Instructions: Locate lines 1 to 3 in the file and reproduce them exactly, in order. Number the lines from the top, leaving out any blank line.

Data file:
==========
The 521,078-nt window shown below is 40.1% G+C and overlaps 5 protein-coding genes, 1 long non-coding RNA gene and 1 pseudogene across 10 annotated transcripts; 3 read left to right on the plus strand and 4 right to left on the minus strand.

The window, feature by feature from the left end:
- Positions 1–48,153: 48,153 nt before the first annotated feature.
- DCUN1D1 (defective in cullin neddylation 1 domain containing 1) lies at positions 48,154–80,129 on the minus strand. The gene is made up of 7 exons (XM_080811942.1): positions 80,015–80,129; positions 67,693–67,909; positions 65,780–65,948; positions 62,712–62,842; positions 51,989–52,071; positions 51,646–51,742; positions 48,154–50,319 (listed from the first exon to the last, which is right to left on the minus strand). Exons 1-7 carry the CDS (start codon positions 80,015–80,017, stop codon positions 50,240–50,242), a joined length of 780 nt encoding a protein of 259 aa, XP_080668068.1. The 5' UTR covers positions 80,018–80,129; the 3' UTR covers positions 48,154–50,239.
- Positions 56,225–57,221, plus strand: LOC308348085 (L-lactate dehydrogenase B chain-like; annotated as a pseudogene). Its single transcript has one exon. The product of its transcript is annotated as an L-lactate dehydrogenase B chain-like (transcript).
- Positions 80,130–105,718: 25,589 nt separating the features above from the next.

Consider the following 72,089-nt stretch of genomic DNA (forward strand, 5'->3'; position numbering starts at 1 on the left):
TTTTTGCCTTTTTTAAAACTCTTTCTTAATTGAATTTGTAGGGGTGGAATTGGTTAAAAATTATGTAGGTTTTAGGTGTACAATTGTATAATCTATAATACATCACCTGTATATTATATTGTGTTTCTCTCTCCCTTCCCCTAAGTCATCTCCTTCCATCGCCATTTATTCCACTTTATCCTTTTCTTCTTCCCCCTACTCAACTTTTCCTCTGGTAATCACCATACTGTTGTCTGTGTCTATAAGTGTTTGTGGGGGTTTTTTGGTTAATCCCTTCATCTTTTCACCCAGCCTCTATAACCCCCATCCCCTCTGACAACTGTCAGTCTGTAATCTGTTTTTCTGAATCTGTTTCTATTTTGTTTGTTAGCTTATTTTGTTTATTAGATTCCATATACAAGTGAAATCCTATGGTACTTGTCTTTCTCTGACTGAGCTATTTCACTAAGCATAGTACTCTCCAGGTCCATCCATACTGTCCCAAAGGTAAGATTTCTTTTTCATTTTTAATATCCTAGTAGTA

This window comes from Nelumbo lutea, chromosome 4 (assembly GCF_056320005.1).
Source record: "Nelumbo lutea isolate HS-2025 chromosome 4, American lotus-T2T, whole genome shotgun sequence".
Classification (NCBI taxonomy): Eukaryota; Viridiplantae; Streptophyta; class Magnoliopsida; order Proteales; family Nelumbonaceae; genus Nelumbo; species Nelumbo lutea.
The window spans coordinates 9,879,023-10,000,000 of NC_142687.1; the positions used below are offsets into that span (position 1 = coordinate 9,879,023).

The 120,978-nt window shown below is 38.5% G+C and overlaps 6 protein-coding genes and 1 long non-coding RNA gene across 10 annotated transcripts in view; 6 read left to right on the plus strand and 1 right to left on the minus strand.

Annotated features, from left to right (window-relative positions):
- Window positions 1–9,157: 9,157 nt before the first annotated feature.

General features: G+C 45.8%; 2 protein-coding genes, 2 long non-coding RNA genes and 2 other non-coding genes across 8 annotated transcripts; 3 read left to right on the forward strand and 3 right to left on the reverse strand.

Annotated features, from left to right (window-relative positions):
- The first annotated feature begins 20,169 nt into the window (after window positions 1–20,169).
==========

The 521,078-nt window shown below is 40.1% G+C and overlaps 5 protein-coding genes, 1 long non-coding RNA gene and 1 pseudogene across 10 annotated transcripts; 3 read left to right on the plus strand and 4 right to left on the minus strand.

The window, feature by feature from the left end:
- Positions 1–48,153: 48,153 nt before the first annotated feature.